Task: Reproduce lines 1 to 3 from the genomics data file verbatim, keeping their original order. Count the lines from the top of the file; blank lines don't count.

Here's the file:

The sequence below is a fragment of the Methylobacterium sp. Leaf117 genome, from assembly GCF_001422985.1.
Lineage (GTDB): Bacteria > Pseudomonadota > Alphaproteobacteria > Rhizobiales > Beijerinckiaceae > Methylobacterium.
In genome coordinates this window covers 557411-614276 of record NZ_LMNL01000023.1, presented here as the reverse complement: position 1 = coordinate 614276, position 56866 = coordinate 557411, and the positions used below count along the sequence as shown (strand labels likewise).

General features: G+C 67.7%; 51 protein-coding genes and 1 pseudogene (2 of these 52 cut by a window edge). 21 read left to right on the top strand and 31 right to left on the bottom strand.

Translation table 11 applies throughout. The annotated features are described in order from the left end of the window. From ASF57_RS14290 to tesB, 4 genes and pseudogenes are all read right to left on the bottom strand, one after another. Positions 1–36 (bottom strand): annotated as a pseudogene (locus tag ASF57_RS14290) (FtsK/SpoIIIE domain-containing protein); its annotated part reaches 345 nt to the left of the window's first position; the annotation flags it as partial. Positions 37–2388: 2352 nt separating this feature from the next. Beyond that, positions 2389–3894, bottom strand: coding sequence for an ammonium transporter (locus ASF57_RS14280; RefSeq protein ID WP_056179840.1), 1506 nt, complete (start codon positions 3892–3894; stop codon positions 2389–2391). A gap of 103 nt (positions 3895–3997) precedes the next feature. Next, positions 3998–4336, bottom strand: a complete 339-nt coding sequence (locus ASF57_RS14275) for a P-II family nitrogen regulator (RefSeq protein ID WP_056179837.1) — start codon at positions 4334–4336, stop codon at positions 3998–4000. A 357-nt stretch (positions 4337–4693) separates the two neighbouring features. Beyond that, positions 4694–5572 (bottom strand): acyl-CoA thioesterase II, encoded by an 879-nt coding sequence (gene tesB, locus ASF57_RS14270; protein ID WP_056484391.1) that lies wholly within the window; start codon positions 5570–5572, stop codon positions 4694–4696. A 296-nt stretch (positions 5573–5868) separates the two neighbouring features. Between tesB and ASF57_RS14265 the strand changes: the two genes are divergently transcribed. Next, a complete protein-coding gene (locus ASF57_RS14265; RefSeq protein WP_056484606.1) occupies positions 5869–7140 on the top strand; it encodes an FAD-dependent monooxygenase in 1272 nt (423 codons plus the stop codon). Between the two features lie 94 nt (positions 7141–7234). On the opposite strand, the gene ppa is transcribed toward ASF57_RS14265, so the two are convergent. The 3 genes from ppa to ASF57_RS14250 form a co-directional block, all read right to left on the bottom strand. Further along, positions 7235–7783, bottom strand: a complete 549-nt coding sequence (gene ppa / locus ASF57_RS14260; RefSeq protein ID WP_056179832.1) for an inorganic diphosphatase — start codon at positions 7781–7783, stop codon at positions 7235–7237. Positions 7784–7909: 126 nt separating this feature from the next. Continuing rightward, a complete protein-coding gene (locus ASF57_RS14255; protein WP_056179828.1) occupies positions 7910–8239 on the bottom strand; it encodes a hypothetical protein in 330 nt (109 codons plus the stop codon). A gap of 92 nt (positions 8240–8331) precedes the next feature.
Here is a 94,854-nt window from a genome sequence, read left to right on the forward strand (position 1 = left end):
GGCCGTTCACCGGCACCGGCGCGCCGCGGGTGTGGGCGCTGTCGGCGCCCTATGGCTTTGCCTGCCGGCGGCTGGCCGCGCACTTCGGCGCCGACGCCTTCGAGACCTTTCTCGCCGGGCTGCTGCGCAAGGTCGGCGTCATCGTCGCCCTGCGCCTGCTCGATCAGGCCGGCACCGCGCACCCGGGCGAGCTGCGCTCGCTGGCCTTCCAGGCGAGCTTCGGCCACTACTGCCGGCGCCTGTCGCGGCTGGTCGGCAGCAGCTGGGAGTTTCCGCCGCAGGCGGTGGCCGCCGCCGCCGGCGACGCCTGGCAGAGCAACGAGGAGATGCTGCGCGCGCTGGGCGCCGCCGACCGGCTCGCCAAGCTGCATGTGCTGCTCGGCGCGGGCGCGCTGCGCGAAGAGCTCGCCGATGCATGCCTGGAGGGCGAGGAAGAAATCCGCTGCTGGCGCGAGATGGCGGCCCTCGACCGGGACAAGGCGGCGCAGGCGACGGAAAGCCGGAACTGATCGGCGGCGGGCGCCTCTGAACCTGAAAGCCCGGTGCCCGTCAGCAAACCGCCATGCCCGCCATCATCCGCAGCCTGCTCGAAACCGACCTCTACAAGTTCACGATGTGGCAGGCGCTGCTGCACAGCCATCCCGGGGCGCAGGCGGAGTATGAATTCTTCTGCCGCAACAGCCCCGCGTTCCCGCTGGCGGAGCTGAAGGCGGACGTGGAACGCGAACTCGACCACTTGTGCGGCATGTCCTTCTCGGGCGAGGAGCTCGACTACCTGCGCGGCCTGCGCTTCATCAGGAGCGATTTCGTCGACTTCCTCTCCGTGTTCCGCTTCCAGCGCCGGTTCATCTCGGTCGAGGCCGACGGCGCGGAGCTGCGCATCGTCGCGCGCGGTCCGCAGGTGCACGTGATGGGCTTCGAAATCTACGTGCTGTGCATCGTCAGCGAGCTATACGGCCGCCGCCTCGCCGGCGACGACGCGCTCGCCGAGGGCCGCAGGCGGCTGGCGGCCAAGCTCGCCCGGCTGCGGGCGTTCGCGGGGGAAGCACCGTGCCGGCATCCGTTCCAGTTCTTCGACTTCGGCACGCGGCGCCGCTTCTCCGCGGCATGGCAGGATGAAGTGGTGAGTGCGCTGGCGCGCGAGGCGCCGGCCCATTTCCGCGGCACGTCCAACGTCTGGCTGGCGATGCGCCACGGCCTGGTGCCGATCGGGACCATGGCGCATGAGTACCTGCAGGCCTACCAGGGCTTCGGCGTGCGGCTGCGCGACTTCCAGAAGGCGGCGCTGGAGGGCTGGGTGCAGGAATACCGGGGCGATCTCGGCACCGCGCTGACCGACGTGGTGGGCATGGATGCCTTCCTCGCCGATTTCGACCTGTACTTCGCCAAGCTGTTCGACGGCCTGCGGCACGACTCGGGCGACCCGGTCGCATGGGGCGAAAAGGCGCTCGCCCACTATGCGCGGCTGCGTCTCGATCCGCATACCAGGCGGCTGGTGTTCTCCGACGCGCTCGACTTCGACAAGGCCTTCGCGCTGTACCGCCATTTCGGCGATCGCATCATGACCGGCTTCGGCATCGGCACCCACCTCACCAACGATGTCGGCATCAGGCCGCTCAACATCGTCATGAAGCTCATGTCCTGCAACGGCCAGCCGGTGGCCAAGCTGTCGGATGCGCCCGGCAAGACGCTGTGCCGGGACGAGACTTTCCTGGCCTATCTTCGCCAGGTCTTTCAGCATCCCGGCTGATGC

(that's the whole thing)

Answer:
The sequence below is a fragment of the Methylobacterium sp. Leaf117 genome, from assembly GCF_001422985.1.
Lineage (GTDB): Bacteria > Pseudomonadota > Alphaproteobacteria > Rhizobiales > Beijerinckiaceae > Methylobacterium.
In genome coordinates this window covers 557411-614276 of record NZ_LMNL01000023.1, presented here as the reverse complement: position 1 = coordinate 614276, position 56866 = coordinate 557411, and the positions used below count along the sequence as shown (strand labels likewise).